As if IT departments weren’t busy enough dealing with security issues, users, BYOD, rapid requests for new applications and everything else, now they have two more worries: the Internet of Things and the rapid rise of big data. The two are connected. After all, the Internet of Things isn’t just expected to bring a whole wave of new and impressive gadgets. It’s bringing with it a veritable mountain of data, one large enough to make us wonder if we should consider renaming “big data” to “huge data.”
And if you think you have some time before the Internet of Things affects your business, I’d urge you to think again. The deluge of data is at our doorsteps, needing to be collected, mined, organized and reported. Take the recent announcements from Apple on wearables and Apple Pay, for example. Entering the realm of mobile payment systems is a major move for Apple. They’re making a statement, a statement saying “The devices that comprise the Internet of Things are important, but so are the apps that make that world tick.” Certainly, collecting all of this data, organizing it, retrieving it and presenting it will be a “huge data” project at Apple.
To paraphrase an old saying, “As Apple goes, so goes the rest of the industry.” We’ve been on this Internet of Things track for some time, and the surge is coming. Even more devices and apps will continue to connect and build this network of ‘things’ to do even more tasks. The business case for doing so is clear and adoption is sure to follow, but there’s a problem: That’s a whole lot of data and a whole lot of processing; something needs to handle it, somehow.
Internet of Things: The process and challenges
The challenges of processing the data that will come from the Internet of Things are made up of a trio of steps. (Stop me if this sounds familiar.) The first is ingesting data or data harvesting. Often times the amount and variety of data collection points are far and wide. The next step is storing data, with all its security, volume and archiving implications. Lastly, all of this data needs to be processed and analyzed. This last step is where it all pays off for businesses, where the value is realized, but it’s all part of a larger ecosystem of data.
Once we look at the Internet of Things from this angle, we realize that the Internet of Things isn’t a coming phenomenon of big data, but a case study of it.
Unfortunately in far too many cases, organizations have fallen short just getting past the data collection phase. Quite often they lack the right service and infrastructure to manage it.
Enter Hybrid Cloud
As we’ve covered before, Hybrid cloud is the natural answer to big data. It’s the answer to the challenges of service and value that most people need. And, surprise, surprise, it’s also the answer to the Internet of Things.
A Hybrid cloud allows the matching of the right applications to the right underlying IT infrastructure with no bottlenecks. A horizontal scalable “bare metal” (AKA Dedicated Servers) infrastructure is needed for the storing and crunching of the deluge of data that is coming with the Internet of Things. However, the “presentation” layer of the data is best suited for a platform that can scale with demand (AKA Public Cloud). Only an “On-Demand” Hybrid Cloud can offer that. Not a monolithic public Cloud ala AWS, monolithic Dedicated infrastructure or collocation.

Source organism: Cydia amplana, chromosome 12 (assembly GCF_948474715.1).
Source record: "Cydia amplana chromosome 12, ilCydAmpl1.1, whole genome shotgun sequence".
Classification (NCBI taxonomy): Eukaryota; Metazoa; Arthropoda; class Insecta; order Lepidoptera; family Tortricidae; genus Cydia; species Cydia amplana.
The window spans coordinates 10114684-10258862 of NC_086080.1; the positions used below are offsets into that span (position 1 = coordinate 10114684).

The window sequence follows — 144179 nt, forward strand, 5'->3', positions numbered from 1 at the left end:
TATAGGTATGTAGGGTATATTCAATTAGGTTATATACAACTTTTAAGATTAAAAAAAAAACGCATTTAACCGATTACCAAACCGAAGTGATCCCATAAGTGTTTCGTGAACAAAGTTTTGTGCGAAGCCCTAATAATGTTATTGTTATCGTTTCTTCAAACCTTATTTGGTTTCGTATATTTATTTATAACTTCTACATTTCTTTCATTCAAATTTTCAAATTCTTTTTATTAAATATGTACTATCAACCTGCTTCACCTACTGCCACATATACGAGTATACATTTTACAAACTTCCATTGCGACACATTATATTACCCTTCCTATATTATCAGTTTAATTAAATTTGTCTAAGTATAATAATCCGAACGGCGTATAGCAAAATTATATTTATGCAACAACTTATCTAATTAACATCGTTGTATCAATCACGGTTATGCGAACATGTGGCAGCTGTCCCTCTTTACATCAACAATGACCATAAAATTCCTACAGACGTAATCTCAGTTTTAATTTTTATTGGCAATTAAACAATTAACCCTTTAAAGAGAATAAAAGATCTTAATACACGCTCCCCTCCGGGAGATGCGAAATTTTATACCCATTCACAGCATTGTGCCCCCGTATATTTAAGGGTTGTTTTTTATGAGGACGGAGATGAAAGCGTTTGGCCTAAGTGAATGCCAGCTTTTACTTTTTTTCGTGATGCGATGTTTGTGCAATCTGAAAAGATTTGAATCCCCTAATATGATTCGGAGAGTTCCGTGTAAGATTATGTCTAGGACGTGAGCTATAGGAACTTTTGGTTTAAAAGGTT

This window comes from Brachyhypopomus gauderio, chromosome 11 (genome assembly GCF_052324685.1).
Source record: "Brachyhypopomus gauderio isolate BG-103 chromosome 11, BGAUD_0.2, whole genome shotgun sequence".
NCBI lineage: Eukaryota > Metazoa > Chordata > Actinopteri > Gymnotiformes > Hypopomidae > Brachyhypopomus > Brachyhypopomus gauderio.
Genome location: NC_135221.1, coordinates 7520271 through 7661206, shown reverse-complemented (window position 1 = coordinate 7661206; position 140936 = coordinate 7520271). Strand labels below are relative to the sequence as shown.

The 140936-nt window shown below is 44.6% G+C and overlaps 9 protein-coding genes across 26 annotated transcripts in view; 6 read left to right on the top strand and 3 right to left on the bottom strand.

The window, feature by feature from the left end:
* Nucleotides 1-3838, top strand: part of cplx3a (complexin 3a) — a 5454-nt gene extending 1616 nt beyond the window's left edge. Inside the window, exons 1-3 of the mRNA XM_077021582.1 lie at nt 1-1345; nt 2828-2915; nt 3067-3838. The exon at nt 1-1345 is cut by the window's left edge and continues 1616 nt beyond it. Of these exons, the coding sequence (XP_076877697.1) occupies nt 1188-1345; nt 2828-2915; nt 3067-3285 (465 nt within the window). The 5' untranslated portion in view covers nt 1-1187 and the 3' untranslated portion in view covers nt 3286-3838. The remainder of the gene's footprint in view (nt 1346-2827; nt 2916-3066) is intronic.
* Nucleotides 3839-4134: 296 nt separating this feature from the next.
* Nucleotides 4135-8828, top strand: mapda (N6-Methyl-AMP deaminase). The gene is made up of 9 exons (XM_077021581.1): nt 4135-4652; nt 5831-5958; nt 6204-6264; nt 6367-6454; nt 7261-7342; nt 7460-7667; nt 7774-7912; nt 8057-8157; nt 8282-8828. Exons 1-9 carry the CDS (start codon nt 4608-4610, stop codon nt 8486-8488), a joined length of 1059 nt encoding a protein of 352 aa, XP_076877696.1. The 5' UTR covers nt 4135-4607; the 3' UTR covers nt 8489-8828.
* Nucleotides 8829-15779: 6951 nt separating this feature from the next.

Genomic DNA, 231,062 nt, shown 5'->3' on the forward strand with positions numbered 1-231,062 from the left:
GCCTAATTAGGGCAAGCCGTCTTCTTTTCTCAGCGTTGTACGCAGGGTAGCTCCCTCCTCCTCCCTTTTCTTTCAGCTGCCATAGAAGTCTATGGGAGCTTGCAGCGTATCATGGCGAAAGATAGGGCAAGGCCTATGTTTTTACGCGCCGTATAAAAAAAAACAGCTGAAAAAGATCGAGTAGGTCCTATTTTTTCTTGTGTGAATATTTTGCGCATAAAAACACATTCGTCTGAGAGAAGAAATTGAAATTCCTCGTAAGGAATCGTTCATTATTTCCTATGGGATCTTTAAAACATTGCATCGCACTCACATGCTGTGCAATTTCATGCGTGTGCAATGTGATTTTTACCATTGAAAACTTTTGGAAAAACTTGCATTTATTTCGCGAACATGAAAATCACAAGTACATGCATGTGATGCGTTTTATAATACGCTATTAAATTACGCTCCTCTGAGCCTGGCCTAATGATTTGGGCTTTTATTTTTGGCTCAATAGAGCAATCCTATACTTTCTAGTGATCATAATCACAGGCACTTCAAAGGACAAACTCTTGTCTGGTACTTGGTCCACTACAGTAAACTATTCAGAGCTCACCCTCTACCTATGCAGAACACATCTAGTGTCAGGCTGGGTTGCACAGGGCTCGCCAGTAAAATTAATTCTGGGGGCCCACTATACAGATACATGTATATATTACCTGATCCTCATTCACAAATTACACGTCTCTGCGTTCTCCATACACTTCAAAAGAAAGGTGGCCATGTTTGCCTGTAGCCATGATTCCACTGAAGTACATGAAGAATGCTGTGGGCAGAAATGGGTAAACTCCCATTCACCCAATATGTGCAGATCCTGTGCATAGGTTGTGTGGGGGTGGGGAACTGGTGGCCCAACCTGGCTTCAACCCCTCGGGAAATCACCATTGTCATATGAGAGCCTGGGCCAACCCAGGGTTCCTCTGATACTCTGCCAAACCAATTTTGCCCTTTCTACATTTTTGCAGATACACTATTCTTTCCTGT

Big Data: Pushing our thinking
The Internet of Things introduces challenges that companies will need to overcome in order to see the benefits of integrating it to their networks. The beginning of said challenges being the need to find the right architecture to run it on.
Today, the demand is great for data scientists and agents that can help strategize the usage of better data. That will only grow. And IT organizations don’t deserve to be derailed by the fallout from using an insufficient architecture to support big data or the Internet of Things. In short, both big data and the Internet of Things are pushing companies to upgrade their mindset and technology infrastructure, or risk getting left behind.
Looking again at the ‘three V’s’ of big data – volume, variety and velocity – I can’t help but notice its parallels to the Internet of Things. The demands for infrastructure, for flexibility, and for power are high. The demand for storage alone needs to be flexible, capable and possibly on-demand. The demand for high-processing capable performance systems in big data/the Internet of Things is analogous in the hybrid stack to dedicated systems. The demand for collections and flexibility on a high performance network, whether for big data, the Internet of Things or both, are best solved by a hybrid cloud solution because hybrid cloud is designed with this adaptability in mind.
The opportunity in the Internet of Things
Ultimately, whether it is wearables, NEST like technologies or Apple Pay that breaks the dam of the Internet of Things, or whether it evolves or perhaps it is something else, the signs are here and the data is coming. What the Internet of Things provides in value is immeasurable; it’s gathering a never-ending stream of accurate, valuable data from the real world from devices all around us. But that value can only come from properly collecting the data, storing it and transferring it to systems that can produce the analytics in question. This conversion of data to information to knowledge is the Internet of Things opportunity, and the best way to get there is to place it on a hybrid cloud solution.
Tags: big data